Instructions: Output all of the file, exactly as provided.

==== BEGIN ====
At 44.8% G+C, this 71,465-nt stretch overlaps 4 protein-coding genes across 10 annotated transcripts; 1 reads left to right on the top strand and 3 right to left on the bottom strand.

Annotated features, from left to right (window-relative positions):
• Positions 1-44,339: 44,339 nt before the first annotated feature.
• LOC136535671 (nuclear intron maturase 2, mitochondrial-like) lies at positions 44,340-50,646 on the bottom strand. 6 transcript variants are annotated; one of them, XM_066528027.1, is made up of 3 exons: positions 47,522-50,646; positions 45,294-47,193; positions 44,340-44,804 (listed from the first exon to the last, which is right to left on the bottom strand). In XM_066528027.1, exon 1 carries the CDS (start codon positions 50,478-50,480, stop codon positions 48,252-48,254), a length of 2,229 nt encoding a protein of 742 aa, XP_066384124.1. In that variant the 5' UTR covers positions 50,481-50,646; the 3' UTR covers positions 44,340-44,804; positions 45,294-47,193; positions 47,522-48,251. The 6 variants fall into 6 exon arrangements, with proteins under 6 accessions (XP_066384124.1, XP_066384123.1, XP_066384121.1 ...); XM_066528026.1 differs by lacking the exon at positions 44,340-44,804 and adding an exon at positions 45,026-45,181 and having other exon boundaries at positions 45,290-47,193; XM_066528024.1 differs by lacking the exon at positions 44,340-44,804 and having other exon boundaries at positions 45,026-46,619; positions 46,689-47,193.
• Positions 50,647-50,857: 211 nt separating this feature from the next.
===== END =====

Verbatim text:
At 44.8% G+C, this 71,465-nt stretch overlaps 4 protein-coding genes across 10 annotated transcripts; 1 reads left to right on the top strand and 3 right to left on the bottom strand.

Annotated features, from left to right (window-relative positions):
• Positions 1-44,339: 44,339 nt before the first annotated feature.
• LOC136535671 (nuclear intron maturase 2, mitochondrial-like) lies at positions 44,340-50,646 on the bottom strand. 6 transcript variants are annotated; one of them, XM_066528027.1, is made up of 3 exons: positions 47,522-50,646; positions 45,294-47,193; positions 44,340-44,804 (listed from the first exon to the last, which is right to left on the bottom strand). In XM_066528027.1, exon 1 carries the CDS (start codon positions 50,478-50,480, stop codon positions 48,252-48,254), a length of 2,229 nt encoding a protein of 742 aa, XP_066384124.1. In that variant the 5' UTR covers positions 50,481-50,646; the 3' UTR covers positions 44,340-44,804; positions 45,294-47,193; positions 47,522-48,251. The 6 variants fall into 6 exon arrangements, with proteins under 6 accessions (XP_066384124.1, XP_066384123.1, XP_066384121.1 ...); XM_066528026.1 differs by lacking the exon at positions 44,340-44,804 and adding an exon at positions 45,026-45,181 and having other exon boundaries at positions 45,290-47,193; XM_066528024.1 differs by lacking the exon at positions 44,340-44,804 and having other exon boundaries at positions 45,026-46,619; positions 46,689-47,193.
• Positions 50,647-50,857: 211 nt separating this feature from the next.